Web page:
Friday, August 30, 2013

Vegetable Garden Update

It never ceases to amaze me how you can plant some seeds and turn this:

In the spring. Bed #1 is on the left,
 bed #2 is front right, bed #3 is back right.

Into THIS:

Bed #2

Crazy, isn't it?

As you can see in the first picture, we have three beds surrounded by U-shaped wood frames. For the past two years we've been meaning to fill them in and have raised beds, but finances haven't allowed that. 

Well, this year turned out to be that year!

We did a mixture of half top soil and half compost in each bed. One weekend, a Monday, lots of back breaking work and about $300 later, we had beautiful raised beds. I remember telling Pete while mixing the compost and soil in the beds that this had better be the best garden ever, or else I was going to be mad. It seemed like such a lot of work for a garden, and as we've had mixed results the past few years with crops (disease, plants not growing, etc), I wasn't sure all the work was worth it.

Boy was I wrong!

I LOVE my raised beds. These are my top reasons why raised beds are the best thing ever:
  1. It's easier on your back. I have a lot of lower back issues, so bending over to ground level to garden hurt a lot. Having the gardens be almost a foot off the ground doesn't seem like it would make a huge difference, but it really has!
  2. Weeds? What are those? I'm the QUEEN of weed growing. I don't have pictures of the past few years' gardens because, couldn't see the garden, only a big patch of weeds. If I wasn't out weeding every day, they'd take over. Heck, they still took over! This year, I can go for a week if not more, and then get not one, but all THREE of my beds weeded in 20 minutes. That's 336 square feet of garden in that amount of time!
  3. Square foot gardening. Enough said. This was a new concept for me, but we tried it. We've been able to put more in each garden bed (our original plan had less plants but in the space of all three beds; we put more plants into two beds, so we turned the third bed into a new berry patch), and everything is thriving.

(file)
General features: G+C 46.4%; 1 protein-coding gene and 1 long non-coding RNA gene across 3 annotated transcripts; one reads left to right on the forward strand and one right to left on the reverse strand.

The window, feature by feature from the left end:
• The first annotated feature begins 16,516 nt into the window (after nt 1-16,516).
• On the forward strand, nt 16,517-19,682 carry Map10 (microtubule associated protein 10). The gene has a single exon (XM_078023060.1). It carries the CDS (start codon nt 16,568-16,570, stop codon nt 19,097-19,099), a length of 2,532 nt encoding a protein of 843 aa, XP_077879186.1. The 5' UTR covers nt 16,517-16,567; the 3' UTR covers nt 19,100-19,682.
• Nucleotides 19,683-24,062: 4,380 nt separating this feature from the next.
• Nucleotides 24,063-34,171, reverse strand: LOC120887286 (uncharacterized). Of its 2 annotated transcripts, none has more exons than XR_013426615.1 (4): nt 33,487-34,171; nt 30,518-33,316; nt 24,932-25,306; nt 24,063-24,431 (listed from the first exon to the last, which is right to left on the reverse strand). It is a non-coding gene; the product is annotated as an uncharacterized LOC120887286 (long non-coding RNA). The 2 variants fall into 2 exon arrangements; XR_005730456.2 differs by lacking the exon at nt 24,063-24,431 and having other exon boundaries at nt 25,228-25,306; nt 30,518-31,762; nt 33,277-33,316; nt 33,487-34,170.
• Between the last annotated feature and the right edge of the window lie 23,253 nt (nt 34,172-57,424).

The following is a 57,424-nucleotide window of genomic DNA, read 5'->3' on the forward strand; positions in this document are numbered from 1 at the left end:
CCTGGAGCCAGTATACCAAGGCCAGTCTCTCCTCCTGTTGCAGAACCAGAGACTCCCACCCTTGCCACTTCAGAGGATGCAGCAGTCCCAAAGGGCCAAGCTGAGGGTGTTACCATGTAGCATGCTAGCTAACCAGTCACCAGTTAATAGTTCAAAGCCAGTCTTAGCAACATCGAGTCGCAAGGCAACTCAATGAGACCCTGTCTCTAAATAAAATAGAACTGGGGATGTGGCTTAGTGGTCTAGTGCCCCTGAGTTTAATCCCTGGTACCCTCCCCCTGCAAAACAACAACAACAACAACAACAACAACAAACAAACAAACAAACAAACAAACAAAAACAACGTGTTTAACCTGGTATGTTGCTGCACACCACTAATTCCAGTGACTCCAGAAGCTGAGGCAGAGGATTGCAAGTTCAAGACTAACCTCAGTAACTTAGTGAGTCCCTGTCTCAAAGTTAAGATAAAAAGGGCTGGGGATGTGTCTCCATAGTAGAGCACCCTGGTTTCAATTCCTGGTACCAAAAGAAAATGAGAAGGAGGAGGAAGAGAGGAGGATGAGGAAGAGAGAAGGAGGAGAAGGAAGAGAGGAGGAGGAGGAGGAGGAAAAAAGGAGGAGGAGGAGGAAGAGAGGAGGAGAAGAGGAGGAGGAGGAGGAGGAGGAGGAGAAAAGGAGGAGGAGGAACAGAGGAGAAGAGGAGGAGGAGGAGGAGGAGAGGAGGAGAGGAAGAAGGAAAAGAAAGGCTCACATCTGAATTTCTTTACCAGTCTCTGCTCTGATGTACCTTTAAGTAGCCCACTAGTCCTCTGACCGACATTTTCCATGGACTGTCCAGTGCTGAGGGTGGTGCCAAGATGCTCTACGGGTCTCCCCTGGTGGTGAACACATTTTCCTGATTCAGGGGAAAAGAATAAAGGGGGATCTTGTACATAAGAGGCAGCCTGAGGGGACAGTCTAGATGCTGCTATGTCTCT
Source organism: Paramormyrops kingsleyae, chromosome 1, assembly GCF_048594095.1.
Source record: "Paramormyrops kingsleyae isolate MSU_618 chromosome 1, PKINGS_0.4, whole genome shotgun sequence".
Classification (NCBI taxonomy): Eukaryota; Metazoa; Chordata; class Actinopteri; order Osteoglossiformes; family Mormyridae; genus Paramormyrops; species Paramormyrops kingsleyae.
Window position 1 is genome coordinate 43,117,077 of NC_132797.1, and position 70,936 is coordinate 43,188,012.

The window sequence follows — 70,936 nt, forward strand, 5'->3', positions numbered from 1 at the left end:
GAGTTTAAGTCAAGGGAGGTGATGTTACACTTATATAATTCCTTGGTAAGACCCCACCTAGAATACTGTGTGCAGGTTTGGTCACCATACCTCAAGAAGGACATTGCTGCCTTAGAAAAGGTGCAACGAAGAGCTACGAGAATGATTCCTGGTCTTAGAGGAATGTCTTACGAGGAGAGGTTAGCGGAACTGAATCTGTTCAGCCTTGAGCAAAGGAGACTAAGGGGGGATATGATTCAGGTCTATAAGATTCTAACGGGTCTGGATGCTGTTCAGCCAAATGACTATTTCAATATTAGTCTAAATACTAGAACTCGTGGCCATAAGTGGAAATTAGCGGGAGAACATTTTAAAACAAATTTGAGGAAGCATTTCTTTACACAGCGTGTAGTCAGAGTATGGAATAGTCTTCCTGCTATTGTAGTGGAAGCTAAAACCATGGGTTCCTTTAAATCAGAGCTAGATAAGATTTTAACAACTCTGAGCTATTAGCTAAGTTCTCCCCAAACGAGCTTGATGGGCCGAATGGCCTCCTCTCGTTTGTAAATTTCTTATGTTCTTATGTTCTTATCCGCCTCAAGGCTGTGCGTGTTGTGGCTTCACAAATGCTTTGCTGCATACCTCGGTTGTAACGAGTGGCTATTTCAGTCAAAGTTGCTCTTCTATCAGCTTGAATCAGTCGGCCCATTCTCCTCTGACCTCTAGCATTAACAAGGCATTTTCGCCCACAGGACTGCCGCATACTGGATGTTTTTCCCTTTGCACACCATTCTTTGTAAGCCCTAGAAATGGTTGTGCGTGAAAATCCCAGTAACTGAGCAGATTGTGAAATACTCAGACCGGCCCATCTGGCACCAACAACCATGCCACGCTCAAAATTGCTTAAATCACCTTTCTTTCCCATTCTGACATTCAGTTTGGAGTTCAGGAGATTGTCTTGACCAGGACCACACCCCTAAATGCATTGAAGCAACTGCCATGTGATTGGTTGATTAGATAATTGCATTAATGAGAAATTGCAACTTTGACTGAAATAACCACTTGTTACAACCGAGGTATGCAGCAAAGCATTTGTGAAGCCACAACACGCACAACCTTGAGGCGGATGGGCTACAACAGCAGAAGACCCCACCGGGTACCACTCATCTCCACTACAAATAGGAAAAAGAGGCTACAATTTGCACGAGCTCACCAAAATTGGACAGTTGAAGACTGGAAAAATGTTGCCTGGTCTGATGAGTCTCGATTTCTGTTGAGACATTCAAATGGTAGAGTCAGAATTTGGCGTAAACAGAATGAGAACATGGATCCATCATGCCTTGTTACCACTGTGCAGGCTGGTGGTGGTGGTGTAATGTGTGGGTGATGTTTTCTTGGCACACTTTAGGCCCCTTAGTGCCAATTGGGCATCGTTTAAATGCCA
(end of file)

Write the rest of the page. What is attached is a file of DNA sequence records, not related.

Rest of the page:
4. Pests have a harder time getting in. Remember how I hate snakes? I would always find some in my plants, meaning that part would never get weeded, watered, or harvested. There have been two snake sightings this year, one outside of a garden bed, and one inside of a bed. That's a huge drop from the previous years, and it makes this gardener very very happy.
  5. There's less disease happening in my tomatoes. Every single year that we've had a garden at the house, I've had one disease or another in my tomatoes. A couple years it was blight, the others it was blossom end rot. Not this year! My tomato plants are big, bushy, and covered in tomatoes. I haven't changed my watering habits (I'm usually either too much or not enough; there is no middle ground!), so the soil is draining better (prevents blight), but still retaining water to keep the plants hydrated (prevents blossom end rot).
Here are the beds; some pictures are from mid-July, the others are this week:

Bed #1 - contains lettuce, spinach, corn, paste tomatoes, beets, swiss chard, bell peppers, carrots, and red and white onions.

Onions, carrots, and bell peppers (July)

Corn, spinach and lettuce (July)

Perky onions! Swiss chard and beets are in the back (July)

This week! Beets and carrots have been harvested,
and the onions are just about ready to be picked.

An overflowing laundry basket of swiss chard!
Look at the size of those leaves!!!

Bed #2 - contains various varieties of pumpkins, zucchini, excess red onions, hot peppers, and regular tomatoes.

Pumpkins and zucchini (July)

Baby pumpkins and zucchini (July)

The pumpkins are invading the onions,
hot peppers, and tomatoes!

Happy tomato plants

This week! Things have exploded in growth!

We're growing ghost pumpkins...

...Cinderella's coach pumpkins (which
you may notice is growing OUTSIDE
of the garden bed)...

...and a huge 18" pumpkin that we
named Linus! We're hoping for an
appearance from the Great Pumpkin :)

Bed #3 - contains newly transplanted golden raspberries, strawberries, and blackberries.

Little berry plants! (July)

Getting bigger! We have some blackberries that are
ripening, and the strawberry plant sent out runners :)

Our first strawberry! I ate it all myself.

We've harvested a lot already this year; we've decided we're going to need another upright freezer if this is what our garden bounty is going to be like every year! 

Did you plant a garden this year? How's it doing?

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